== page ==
Petitioners often view the Petition as an opening salvo in what they expect will be a back-and-forth process. In reality, the Petitioner loses control of the proceeding after the Petition is filed. Once trial is instituted, the Patent Owner calls the shots. For example:
- The Patent Owner decides what new witness testimony to introduce and thereby limits the scope of the Petitioner’s discovery.
- The Patent Owner decides what issues to raise in the Response and thereby limits the scope of the Petitioner’s Reply.
- The Patent Owner decides what claim amendments to propose and thereby controls that portion of the proceeding.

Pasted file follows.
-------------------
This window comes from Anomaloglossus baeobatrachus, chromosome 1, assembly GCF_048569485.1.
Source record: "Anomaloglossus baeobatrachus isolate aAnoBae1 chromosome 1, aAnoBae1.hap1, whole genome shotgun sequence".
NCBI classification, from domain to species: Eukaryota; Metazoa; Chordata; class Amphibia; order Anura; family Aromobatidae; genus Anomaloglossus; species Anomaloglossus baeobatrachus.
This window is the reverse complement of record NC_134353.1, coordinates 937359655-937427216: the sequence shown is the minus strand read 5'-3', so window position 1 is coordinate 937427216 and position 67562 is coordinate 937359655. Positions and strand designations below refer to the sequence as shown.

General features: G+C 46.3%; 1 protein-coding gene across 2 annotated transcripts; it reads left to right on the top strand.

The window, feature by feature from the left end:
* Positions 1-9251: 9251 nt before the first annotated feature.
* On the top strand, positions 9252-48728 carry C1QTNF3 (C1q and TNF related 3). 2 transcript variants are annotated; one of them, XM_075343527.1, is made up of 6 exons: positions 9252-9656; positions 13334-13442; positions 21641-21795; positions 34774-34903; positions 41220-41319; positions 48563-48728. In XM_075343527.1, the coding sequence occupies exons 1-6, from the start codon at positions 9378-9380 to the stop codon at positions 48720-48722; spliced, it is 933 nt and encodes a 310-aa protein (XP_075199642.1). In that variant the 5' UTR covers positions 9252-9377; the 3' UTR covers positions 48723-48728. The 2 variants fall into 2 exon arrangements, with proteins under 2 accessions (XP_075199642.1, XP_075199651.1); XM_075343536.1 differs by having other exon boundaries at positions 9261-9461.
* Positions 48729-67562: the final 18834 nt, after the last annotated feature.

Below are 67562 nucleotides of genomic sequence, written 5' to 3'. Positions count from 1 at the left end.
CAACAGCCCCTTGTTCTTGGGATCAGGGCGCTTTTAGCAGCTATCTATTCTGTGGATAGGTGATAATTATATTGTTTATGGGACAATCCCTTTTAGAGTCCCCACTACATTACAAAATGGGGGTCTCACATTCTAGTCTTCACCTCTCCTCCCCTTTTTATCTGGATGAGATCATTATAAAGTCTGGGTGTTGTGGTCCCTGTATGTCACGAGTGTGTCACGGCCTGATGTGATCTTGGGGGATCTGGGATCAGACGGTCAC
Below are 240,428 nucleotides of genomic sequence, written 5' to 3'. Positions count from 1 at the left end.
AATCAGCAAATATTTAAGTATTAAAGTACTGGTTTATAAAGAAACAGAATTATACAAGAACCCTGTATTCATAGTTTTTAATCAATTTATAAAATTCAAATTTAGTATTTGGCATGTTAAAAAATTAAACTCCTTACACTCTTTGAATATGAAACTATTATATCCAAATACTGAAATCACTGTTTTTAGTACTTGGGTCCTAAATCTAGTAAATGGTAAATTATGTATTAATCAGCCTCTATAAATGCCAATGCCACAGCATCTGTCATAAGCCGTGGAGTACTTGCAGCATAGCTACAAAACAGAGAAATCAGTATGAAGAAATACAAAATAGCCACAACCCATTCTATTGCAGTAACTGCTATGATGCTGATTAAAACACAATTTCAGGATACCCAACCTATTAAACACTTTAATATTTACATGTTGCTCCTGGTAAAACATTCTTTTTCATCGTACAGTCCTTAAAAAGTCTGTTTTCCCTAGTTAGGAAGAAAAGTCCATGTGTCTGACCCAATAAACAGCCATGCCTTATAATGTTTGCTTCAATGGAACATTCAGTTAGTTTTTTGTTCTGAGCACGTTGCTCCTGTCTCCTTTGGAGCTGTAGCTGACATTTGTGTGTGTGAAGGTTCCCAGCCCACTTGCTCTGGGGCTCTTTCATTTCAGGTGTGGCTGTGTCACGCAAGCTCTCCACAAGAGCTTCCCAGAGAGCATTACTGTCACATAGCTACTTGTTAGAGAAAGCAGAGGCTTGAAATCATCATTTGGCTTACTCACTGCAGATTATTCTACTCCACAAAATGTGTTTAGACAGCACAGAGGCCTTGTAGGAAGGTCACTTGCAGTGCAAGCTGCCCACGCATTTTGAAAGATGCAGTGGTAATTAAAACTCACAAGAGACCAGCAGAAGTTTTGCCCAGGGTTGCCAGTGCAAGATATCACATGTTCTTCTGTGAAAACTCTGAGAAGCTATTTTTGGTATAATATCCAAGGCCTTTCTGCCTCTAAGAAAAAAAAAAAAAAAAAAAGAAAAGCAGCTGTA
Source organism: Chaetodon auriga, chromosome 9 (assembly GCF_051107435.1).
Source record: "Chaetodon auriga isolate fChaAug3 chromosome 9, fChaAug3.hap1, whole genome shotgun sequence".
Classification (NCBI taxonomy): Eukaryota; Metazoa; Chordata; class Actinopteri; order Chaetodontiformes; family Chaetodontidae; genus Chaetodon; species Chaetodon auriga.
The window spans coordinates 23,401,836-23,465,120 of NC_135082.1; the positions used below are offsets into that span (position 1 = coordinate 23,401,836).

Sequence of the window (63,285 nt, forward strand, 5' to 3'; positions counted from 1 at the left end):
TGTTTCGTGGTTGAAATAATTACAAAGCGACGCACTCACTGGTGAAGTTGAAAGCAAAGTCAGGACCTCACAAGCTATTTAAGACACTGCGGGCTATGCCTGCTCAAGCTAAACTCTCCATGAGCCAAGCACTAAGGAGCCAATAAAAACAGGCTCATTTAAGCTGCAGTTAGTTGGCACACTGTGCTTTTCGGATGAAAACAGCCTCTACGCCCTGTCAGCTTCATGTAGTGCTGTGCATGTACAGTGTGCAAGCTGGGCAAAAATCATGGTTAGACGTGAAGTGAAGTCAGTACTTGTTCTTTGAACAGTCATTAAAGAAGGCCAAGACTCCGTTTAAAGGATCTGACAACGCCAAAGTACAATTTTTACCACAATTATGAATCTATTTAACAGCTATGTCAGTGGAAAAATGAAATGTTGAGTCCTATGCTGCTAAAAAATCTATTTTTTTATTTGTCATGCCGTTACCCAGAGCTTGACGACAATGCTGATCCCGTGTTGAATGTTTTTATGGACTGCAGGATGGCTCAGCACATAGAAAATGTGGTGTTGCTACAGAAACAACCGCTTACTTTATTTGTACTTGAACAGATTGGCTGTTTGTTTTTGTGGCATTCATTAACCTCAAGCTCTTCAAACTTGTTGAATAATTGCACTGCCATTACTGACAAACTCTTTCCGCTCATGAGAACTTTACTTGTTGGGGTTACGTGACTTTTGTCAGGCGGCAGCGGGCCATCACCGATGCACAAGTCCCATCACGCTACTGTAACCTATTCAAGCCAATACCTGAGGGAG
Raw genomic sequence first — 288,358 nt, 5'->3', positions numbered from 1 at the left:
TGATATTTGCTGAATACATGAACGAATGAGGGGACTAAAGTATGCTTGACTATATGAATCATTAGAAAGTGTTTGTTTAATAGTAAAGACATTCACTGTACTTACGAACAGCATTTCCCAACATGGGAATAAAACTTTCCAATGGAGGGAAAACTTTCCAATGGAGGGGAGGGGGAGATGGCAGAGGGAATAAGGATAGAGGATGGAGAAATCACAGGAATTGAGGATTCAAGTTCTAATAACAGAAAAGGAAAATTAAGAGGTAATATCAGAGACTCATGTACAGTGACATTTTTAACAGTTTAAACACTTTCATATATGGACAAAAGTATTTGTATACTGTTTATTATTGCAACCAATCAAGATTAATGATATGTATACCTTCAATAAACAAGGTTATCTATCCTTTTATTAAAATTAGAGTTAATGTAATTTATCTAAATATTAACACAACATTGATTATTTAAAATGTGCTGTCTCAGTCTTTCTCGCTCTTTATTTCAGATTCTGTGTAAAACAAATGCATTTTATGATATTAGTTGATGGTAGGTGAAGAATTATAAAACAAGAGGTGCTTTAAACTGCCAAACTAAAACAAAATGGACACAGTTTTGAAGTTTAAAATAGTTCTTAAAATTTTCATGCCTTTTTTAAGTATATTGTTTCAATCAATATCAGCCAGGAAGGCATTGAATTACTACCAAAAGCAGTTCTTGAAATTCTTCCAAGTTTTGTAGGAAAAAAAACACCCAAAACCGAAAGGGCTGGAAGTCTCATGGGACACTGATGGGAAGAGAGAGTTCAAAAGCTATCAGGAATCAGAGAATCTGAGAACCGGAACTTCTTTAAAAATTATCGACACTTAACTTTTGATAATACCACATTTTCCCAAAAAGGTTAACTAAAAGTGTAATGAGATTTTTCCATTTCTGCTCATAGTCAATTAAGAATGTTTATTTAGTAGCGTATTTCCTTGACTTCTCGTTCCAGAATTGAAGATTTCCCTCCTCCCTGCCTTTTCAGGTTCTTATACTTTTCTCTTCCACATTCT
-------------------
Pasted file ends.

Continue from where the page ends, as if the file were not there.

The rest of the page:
A Patent Owner who is able to identify a material gap in the Petition evidence — and cogently expose it with well-timed rebuttal evidence — is in a good position to win the IPR, no matter how thoroughly or persuasively the Petitioner can present the missing evidence in the Reply. This is because the Board usually will disregard a Reply that presents new evidence essential to the Petitioner’s case. So the Petitioner who accidentally (or intentionally) delays developing an issue risks having the Reply ignored or discarded. A Patent Owner win at the final written decision is particularly disastrous for the Petitioner, due to the estoppel that attaches to all grounds that the Petitioner raised or reasonably could have raised during the review. Just another reason to remember that the Petitioner’s case doesn’t really just start with the Petition; it ends with it, too.